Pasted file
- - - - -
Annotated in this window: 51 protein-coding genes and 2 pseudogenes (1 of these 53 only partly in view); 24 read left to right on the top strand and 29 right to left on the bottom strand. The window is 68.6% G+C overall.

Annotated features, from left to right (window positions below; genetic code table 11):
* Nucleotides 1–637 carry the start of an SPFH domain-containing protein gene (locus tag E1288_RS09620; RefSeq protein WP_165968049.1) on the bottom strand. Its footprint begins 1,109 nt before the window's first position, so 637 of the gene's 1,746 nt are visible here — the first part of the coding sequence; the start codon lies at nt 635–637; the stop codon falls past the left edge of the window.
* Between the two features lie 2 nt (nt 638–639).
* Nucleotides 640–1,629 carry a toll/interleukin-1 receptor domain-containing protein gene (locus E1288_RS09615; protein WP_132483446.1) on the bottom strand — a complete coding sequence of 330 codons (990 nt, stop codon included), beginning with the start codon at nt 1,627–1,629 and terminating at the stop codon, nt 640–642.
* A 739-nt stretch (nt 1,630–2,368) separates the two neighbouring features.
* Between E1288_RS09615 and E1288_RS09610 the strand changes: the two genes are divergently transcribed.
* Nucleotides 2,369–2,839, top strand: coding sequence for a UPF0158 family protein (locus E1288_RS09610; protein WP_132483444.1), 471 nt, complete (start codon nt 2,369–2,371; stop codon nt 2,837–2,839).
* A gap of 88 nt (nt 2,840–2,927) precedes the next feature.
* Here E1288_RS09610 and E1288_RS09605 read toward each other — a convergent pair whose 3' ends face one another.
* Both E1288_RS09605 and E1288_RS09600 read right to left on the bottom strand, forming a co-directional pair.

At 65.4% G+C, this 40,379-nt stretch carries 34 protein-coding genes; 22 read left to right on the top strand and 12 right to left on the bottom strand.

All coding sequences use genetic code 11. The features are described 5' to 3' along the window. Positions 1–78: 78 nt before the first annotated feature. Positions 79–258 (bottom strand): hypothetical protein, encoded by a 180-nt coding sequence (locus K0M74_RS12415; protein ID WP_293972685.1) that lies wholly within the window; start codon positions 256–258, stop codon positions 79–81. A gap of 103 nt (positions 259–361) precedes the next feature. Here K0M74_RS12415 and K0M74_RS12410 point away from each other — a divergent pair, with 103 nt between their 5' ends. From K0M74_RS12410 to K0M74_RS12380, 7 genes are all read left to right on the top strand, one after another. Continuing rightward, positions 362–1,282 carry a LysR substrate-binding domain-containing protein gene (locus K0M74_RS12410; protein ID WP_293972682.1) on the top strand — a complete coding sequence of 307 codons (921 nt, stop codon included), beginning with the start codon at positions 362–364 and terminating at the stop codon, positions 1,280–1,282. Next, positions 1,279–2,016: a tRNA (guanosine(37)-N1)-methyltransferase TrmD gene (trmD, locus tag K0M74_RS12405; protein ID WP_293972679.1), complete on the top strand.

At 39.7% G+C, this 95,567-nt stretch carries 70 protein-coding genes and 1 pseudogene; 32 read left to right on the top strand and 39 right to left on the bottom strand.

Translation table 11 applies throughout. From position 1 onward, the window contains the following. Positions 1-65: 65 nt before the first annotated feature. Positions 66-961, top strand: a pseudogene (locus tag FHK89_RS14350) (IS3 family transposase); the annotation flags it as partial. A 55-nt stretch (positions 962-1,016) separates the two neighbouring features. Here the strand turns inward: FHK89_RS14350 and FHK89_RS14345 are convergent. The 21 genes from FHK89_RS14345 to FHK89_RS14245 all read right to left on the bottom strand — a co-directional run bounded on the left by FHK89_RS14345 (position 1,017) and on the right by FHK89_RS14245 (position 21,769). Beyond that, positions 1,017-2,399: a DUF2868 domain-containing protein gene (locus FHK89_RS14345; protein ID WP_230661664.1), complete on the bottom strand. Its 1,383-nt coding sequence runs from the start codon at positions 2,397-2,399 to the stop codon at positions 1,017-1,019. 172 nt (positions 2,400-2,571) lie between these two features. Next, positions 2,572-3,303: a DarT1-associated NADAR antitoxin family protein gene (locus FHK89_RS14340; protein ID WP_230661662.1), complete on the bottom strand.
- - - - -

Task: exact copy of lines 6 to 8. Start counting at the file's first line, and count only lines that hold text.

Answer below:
* A 739-nt stretch (nt 1,630–2,368) separates the two neighbouring features.
* Between E1288_RS09615 and E1288_RS09610 the strand changes: the two genes are divergently transcribed.
* Nucleotides 2,369–2,839, top strand: coding sequence for a UPF0158 family protein (locus E1288_RS09610; protein WP_132483444.1), 471 nt, complete (start codon nt 2,369–2,371; stop codon nt 2,837–2,839).